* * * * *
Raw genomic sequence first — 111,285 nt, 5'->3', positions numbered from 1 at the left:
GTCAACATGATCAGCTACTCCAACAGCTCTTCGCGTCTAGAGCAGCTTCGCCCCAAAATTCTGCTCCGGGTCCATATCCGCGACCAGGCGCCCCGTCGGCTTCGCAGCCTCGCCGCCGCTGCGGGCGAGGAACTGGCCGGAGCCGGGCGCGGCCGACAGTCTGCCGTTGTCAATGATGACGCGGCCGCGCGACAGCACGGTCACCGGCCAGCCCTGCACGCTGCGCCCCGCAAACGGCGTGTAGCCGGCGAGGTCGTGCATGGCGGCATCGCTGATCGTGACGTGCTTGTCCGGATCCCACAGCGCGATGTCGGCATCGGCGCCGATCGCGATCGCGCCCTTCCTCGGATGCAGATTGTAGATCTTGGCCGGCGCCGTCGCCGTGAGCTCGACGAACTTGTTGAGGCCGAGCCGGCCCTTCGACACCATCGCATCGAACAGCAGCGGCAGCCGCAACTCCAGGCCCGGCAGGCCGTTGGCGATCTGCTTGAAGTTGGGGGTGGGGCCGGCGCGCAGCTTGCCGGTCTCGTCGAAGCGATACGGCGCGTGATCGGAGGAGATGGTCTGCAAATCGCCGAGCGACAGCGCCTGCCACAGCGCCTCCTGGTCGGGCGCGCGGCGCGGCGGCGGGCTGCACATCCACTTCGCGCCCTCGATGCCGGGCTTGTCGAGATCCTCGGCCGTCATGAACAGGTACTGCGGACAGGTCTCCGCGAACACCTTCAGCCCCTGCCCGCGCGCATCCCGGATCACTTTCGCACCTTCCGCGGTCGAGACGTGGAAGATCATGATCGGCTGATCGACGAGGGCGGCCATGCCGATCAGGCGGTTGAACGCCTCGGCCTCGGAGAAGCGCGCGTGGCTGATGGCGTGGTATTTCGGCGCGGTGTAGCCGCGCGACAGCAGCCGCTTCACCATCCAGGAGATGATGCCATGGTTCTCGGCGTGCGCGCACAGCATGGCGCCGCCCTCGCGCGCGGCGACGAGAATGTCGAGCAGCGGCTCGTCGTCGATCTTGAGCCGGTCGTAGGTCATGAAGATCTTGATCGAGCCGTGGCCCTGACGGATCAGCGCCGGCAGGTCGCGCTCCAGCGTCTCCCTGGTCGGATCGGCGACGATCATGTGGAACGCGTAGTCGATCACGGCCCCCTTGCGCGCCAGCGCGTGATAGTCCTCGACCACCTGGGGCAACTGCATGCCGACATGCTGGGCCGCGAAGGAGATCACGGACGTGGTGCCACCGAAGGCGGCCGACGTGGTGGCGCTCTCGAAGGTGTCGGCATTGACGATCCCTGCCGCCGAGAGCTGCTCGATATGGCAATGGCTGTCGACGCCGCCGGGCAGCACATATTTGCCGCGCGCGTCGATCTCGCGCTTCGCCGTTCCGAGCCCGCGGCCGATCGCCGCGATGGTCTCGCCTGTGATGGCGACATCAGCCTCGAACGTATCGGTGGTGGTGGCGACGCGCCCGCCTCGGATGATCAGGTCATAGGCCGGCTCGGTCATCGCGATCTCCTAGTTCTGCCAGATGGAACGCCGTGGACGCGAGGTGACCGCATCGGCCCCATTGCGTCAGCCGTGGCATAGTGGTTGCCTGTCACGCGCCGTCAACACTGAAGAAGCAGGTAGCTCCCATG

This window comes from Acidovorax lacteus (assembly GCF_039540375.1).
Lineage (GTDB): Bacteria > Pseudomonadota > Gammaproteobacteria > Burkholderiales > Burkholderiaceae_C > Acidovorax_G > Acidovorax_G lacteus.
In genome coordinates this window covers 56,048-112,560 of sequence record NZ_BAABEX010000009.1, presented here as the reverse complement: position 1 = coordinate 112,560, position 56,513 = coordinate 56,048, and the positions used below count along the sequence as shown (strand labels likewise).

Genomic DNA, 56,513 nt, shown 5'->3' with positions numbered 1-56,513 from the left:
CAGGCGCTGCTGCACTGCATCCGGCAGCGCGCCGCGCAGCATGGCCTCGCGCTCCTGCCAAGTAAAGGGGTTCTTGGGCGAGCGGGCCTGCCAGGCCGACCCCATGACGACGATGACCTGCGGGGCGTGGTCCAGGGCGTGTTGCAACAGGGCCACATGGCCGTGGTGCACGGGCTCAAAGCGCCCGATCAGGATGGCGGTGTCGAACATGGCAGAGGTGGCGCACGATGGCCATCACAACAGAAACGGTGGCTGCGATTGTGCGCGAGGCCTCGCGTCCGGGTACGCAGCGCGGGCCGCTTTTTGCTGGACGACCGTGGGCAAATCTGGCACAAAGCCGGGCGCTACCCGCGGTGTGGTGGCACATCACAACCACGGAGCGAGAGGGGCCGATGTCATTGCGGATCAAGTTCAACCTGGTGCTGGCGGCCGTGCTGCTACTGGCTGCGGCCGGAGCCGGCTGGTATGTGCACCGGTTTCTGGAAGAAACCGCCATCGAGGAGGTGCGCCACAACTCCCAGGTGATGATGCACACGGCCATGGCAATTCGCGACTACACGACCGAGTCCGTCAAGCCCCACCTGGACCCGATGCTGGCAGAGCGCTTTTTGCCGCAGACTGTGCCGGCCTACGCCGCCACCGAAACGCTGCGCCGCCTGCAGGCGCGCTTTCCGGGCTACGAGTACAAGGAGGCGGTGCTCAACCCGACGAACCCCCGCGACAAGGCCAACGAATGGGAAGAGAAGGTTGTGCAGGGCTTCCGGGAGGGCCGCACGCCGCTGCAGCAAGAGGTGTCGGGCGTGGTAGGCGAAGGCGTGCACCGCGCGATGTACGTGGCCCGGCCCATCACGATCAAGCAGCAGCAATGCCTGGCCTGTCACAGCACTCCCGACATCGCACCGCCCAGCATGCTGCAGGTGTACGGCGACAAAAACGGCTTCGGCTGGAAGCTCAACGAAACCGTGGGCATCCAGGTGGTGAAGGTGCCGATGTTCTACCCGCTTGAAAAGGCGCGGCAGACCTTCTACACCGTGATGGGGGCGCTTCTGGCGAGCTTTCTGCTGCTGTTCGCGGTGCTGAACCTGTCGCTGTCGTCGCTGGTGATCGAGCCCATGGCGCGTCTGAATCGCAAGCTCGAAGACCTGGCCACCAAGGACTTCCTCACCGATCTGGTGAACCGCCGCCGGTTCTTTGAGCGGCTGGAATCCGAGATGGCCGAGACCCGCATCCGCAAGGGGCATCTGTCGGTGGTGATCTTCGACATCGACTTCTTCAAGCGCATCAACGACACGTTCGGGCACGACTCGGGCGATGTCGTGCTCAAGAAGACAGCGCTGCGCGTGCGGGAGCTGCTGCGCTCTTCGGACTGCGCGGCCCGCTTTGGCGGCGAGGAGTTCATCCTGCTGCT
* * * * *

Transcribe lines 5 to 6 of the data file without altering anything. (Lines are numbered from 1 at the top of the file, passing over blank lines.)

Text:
In genome coordinates this window covers 56,048-112,560 of sequence record NZ_BAABEX010000009.1, presented here as the reverse complement: position 1 = coordinate 112,560, position 56,513 = coordinate 56,048, and the positions used below count along the sequence as shown (strand labels likewise).

Genomic DNA, 56,513 nt, shown 5'->3' with positions numbered 1-56,513 from the left: